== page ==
Generative AI, enabled by large language models (LLMs) like GPT-4, has caused shockwaves in the tech world. ChatGPT’s meteoric rise has triggered the global tech industry to reassess and prioritize gen AI, reshaping product strategies in real time.
Integration of LLMs has given product developers an easy way to incorporate AI-powered features into their products. But it’s not all smooth sailing. A glaring challenge looms large for product leaders: the GPU shortage and spiraling costs.
The increasing number of AI startups and services has led to high demand for high-end GPUs such as A100s and H100s, thereby overwhelming Nvidia and its manufacturing partner TSMC, both of whom are struggling to meet the supply. Online forums like Reddit are abuzz with frustrations over GPU availability, echoing the sentiment across the tech community. It’s become so dire that both AWS and Azure have had no choice but to implement quota systems.
This bottleneck doesn’t just squeeze startups; it’s a stumbling block for tech giants like OpenAI. At a recent off-the-record meeting in London, OpenAI’s CEO Sam Altman candidly acknowledged that the computer chip shortage is stymieing ChatGPT’s advancement. Altman reportedly lamented that the dearth of computing power has resulted in subpar API availability and has obstructed OpenAI from rolling out larger “context windows” for ChatGPT.
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Prioritizing AI features
On the one hand, product leaders find themselves caught in a relentless push to innovate, facing the expectations to deliver cutting-edge features that leverage the power of gen AI. On the other hand, they grapple with the harsh realities of GPU capacity constraints. It’s a complex juggling act, where ruthless prioritization becomes not just a strategic decision but a necessity.
Given that GPU availability is poised to remain a challenge for the foreseeable future, product leaders must think strategically about GPU allocation. Traditionally, product leaders have leaned on prioritization techniques like the Customer Value/Need vs. Effort Matrix. This method, however logical in a world where computational resources were abundant, now demands a bit of reevaluation.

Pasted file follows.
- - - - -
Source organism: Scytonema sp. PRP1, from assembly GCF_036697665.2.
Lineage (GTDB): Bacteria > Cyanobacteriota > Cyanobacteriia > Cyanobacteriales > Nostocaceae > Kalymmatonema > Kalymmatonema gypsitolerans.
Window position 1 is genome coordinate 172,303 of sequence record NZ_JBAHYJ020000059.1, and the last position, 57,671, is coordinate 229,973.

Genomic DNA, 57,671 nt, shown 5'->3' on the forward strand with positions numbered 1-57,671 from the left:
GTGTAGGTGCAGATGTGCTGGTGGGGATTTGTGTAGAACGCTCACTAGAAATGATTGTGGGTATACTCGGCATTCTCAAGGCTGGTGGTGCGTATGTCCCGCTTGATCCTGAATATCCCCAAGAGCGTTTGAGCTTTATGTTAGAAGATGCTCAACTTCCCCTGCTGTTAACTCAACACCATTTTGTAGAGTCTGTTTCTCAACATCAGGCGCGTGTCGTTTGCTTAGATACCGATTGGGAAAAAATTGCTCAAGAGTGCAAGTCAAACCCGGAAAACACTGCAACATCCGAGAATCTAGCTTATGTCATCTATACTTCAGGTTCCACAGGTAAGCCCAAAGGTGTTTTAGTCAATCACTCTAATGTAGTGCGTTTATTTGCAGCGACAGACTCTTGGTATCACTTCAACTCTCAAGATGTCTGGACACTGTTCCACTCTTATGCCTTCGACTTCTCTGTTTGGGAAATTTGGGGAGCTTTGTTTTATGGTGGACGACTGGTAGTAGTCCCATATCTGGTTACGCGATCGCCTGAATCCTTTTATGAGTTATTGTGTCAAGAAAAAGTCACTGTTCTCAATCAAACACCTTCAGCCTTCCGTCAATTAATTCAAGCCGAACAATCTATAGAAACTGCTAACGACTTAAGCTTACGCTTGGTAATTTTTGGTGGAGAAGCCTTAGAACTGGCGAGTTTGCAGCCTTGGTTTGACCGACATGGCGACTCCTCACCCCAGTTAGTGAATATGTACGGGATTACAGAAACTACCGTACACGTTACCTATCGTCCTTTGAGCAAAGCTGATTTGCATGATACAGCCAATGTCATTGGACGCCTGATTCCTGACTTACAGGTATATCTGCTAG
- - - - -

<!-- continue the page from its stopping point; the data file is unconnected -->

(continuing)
In our current paradigm, where compute is the constraint and not software talent, product leaders must redefine how they prioritize various products or features, bringing GPU limitations to the forefront of strategic decision-making.
Planning around capacity constraints might seem unusual for the tech industry, but it’s a commonplace strategy in other industries. The underlying concept is straightforward: The most valuable factor is the time spent on the constrained resource, and the objective is to optimize the value per unit of time spent on that constraint.
Technology success metrics
As a former consultant, I’ve successfully applied this framework across various industries. I believe that tech product leaders can also use a similar approach to prioritize products or features while GPU constraints exist. When applying this framework, the most straightforward measure of value is profitability.
However, in tech, profitability might not always be the appropriate metric, particularly when venturing into a new market or product. Thus, I have adapted the framework to align with the success metrics generally used in tech, outlining a simple four steps process:
First and foremost, identify your North Star metric. This is the contribution of each product or feature, something that encapsulates the essence of its worth. Some concrete examples might include:
- An increase in revenue and profit
- Gains in market share
- Growth in the number of daily/monthly active users
2. Number of GPUs required
Gauge the number of GPUs needed for each product or feature. Focus on key factors including:
- Number of queries per user per day
- Number of daily active users
- Complexity of the query (how many tokens each query consumes)
3. Calculate contribution per GPU
Break it down to the specifics. How does each GPU contribute to the overall goal? Understanding this will give you a clear picture of where your GPUs are best allocated.
Prioritize products based on contribution per GPU